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Journal of Basic and Clinical Physiology and Pharmacology

Editor-in-Chief: Horowitz, Michal

Editorial Board: Das, Kusal K. / Epstein, Yoram / S. Gershon MD, Elliot / Kodesh , Einat / Kohen, Ron / Lichtstein, David / Maloyan, Alina / Mechoulam, Raphael / Roth, Joachim / Schneider, Suzanne / Shohami, Esther / Sohmer, Haim / Yoshikawa, Toshikazu / Tam, Joseph


CiteScore 2016: 1.01

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Source Normalized Impact per Paper (SNIP) 2016: 0.495

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Volume 27, Issue 3

Issues

Melatonin and vitamin C exacerbate Cannabis sativa-induced testicular damage when administered separately but ameliorate it when combined in rats

Isiaka A. Alagbonsi
  • Corresponding author
  • Department of Physiology, College of Health Sciences, University of Ilorin, Ilorin, Kwara, Nigeria
  • National Health Insurance Scheme, North Central A Zonal Office, Kwara State Ministry of Health Premises, Ilorin, Kwara, Nigeria
  • Email
  • Other articles by this author:
  • De Gruyter OnlineGoogle Scholar
/ Luqman A. Olayaki
  • Department of Physiology, College of Health Sciences, University of Ilorin, Ilorin, Kwara, Nigeria
  • Other articles by this author:
  • De Gruyter OnlineGoogle Scholar
/ Toyin M. Salman
  • Department of Physiology, College of Health Sciences, University of Ilorin, Ilorin, Kwara, Nigeria
  • Other articles by this author:
  • De Gruyter OnlineGoogle Scholar
Published Online: 2015-10-17 | DOI: https://doi.org/10.1515/jbcpp-2015-0061

Abstract

Background: The mechanisms involved in the spermatotoxic effect of Cannabis sativa are inconclusive. The involvement of oxidative stress in male factor infertility has been well documented, and the antioxidative potential of melatonin and vitamin C in many oxidative stress conditions has been well reported. This study sought to investigate whether melatonin and vitamin C will ameliorate C. sativa-induced spermatotoxicity or not.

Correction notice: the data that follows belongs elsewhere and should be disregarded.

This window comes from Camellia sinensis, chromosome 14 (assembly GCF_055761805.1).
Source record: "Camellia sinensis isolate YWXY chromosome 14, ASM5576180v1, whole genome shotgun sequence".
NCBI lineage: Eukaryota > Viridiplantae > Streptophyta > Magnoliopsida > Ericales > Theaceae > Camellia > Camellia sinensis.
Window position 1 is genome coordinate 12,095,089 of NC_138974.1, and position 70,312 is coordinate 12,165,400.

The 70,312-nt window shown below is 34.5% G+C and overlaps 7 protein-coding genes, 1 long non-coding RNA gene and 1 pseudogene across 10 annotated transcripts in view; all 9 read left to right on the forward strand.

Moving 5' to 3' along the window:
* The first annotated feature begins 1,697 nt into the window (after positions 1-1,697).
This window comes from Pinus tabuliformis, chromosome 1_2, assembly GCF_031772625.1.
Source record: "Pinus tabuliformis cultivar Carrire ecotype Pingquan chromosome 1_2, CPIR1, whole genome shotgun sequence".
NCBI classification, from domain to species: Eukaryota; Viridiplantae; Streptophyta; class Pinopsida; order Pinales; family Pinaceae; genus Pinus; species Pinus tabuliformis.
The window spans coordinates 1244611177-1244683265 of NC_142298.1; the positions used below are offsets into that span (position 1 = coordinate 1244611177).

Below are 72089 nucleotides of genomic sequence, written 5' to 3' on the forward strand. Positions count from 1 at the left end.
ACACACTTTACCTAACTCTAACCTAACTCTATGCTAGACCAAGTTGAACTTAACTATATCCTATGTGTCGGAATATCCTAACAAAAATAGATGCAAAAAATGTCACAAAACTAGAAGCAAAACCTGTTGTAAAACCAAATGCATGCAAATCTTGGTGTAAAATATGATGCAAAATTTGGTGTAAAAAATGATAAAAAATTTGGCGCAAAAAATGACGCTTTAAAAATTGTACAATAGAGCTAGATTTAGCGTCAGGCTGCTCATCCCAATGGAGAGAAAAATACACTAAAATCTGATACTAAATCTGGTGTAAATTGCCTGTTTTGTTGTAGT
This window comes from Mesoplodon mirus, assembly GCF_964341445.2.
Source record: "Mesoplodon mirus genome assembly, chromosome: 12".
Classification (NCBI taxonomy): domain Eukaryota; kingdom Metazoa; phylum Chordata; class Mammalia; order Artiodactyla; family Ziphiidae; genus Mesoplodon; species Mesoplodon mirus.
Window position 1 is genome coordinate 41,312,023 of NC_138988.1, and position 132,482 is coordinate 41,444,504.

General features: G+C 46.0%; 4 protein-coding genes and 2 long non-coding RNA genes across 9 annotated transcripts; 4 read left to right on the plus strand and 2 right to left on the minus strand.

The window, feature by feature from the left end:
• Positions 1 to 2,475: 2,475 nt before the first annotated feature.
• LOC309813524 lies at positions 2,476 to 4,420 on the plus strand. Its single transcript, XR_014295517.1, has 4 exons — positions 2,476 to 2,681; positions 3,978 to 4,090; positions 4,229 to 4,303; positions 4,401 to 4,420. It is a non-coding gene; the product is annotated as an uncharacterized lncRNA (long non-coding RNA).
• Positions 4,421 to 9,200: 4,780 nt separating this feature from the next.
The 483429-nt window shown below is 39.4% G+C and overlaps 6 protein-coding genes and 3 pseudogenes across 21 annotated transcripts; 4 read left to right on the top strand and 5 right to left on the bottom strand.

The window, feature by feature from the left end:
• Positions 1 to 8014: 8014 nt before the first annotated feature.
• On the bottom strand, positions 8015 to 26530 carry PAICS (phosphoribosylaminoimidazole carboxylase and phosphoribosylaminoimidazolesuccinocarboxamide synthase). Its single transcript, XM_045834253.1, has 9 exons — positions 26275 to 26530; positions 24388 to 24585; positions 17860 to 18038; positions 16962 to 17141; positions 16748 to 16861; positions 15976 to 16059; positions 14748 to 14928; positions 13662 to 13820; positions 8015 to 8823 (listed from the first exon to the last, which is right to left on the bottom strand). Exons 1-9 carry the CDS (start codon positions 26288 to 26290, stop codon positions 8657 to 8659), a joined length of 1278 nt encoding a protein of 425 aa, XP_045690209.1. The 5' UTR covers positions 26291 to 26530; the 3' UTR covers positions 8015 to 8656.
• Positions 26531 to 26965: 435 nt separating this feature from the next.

Methods: Fifty-five (55) male albino rats (250–300 g) were randomly divided in a blinded fashion into five oral treatment groups as follows: group I (control, n=5) received 1 mL/kg of 10% ethanol for 30 days; groups IIa, IIb, and IIc (n=5 each) received 2 mg/kg C. sativa for 20, 30, and 40 days, respectively; groups IIIa, IIIb, and IIIc (n=5 each) received a combination of 2 mg/kg C. sativa and 4 mg/kg melatonin for 20, 30, and 40 days, respectively; groups IVa, IVb, and IVc (n=5 each) received a combination of 2 mg/kg C. sativa and 1.25 g/kg vitamin C for 20, 30, and 40 days, respectively; group V (n=5) received a combination of 2 mg/kg C. sativa, 4 mg/kg melatonin, and 1.25 g/kg vitamin C for 30 days.

Results: Cannabis treatments reduced the Johnsen score, sperm count, motility, morphology, paired testicular/body weight ratio, and total antioxidant capacity, but increased lactate dehydrogenase activity. In addition, supplementation of cannabis-treated rats with either melatonin or vitamin C exacerbates the effect of cannabis on those parameters, whereas combination of melatonin and vitamin C reversed the trend to the level comparable to control.

Conclusions: This study further showed the gonadotoxic effect of C. sativa, which could be mediated by oxidative stress. It also showed that melatonin and vitamin C exacerbate C. sativa-induced testicular damage when administered separately but ameliorate it when combined in rats.

Keywords: Cannabis sativa; melatonin; oxidative stress; sperm parameters; vitamin C

Introduction